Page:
In addition to cannabinoids’ ability to moderate glioma cells, separate preclinical studies demonstrate that cannabinoids and endocannabinoids can also inhibit the proliferation of other various cancer cell lines,[13-14] including breast carcinoma,[15-19] prostate carcinoma,[20-24] colorectal carcinoma,[25-26] gastric adenocarcinoma, skin carcinoma, leukemia cells,[29-33] neuroblastoma,[34-35] lung carcinoma,[36-37] uterus carcinoma, thyroid epithelioma, pancreatic adenocarcinoma,[40-41] cervical carcinoma,[42-44] oral cancer, biliary tract cancer (cholangiocarcinoma) urological cancers, and lymphoma,[48-49] among others. In some instances, improved anti-cancer activity has been reported when cannabinoids are administered in concert with one another, rather than in isolation.[50-51] A 2013 case report published in the journal Case Reports in Oncology also reports successful treatment with cannabis extracts in a 14-year-old patient diagnosed with an aggressive form of acute lymphoblastic leukemia. Population studies also report an inverse relationship between cannabis use and the prevalence of various types of cancer, including lung cancer, head and neck cancer, and bladder cancer.
Experts acknowledge that there exists “solid scientific evidences supporting that cannabinoids exhibit a remarkable anticancer activity in preclinical models of cancer,” and that cannabinoids may one day “represent a new class of anticancer drugs that retard cancer growth, inhibit angiogenesis and the metastatic spreading of cancer cells.”[57-58] Presently, medical cannabis use is prevalent among patients with various types of cancer, though many say that they “desire but are not receiving information about cannabis use during their treatment from oncology providers.” Despite an absence of clinical trials, “abundant anecdotal reports describe patients having remarkable responses to cannabis as an anticancer agent, especially when taken as a high-potency orally ingested concentrate. … Human studies should be conducted to address critical questions related to the foregoing effects.”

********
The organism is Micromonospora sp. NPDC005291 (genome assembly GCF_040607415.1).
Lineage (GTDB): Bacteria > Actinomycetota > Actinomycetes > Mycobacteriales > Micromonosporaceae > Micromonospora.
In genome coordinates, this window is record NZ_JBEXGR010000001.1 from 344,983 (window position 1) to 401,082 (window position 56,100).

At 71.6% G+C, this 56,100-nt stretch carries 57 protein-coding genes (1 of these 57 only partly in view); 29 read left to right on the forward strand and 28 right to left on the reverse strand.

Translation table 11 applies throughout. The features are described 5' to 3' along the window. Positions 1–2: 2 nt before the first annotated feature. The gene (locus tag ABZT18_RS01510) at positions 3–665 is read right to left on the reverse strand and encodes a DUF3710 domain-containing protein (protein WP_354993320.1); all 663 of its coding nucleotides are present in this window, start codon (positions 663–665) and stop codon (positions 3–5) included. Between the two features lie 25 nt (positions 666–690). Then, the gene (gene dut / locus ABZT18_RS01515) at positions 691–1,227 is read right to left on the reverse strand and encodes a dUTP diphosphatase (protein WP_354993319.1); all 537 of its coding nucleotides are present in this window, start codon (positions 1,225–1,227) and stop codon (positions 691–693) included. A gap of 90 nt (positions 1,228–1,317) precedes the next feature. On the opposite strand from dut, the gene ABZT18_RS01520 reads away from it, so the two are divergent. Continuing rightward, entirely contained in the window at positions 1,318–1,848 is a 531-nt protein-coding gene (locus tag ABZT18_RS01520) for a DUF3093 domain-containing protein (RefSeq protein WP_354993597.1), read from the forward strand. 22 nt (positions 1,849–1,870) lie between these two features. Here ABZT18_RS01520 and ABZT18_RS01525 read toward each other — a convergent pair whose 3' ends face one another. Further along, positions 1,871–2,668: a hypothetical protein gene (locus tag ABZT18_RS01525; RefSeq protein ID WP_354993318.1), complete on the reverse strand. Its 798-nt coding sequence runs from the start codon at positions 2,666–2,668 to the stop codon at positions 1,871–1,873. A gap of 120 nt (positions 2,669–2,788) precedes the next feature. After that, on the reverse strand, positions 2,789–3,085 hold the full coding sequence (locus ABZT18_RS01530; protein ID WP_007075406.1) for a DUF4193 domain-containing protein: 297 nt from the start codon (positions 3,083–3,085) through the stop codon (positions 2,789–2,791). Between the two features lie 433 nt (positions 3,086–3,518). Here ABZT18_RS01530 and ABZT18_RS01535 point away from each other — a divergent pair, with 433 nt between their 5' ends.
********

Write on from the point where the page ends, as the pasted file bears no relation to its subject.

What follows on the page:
Guzman et al. 1998. Delta-9-tetrahydrocannabinol induces apoptosis in C6 glioma cells. FEBS Letters 436: 6-10.
 Guzman et al. 2000. Anti-tumoral action of cannabinoids: involvement of sustained ceramide accumulation and extracellular signal-regulated kinase activation. Nature Medicine 6: 313-319.
 Massi et al. 2004. Antitumor effects of cannabidiol, a non-psychotropic cannabinoid, on human glioma cell lines. Journal of Pharmacology and Experimental Therapeutics Fast Forward 308: 838-845.
 Guzman et al. 2004. Cannabinoids inhibit the vascular endothelial growth factor pathways in gliomas (PDF). Cancer Research 64: 5617-5623.
 Allister et al. 2005. Cannabinoids selectively inhibit proliferation and induce death of cultured human glioblastoma multiforme cells. Journal of Neurooncology 74: 31-40.
 Torres et al. 2011. A combined preclinical therapy of cannabinoids and Temozolomide against glioma. Molecular Cannabis Therapeutics 10: 90.
 Guzman et al. 2006. A pilot clinical study of delta-9-tetrahydrocannabinol in patients with recurrent glioblastoma multiforme. British Journal of Cancer 95: 197-203.
 Parolaro and Massi. 2008. Cannabinoids as a potential new drug therapy for the treatment of gliomas. Expert Reviews of Neurotherapeutics 8: 37-49.
 Galanti et al. 2007. Delta9-Tetrahydrocannabinol inhibits cell cycle progression by downregulation of E2F1 in human glioblastoma multiforme cells. Acta Oncologica 12: 1-9.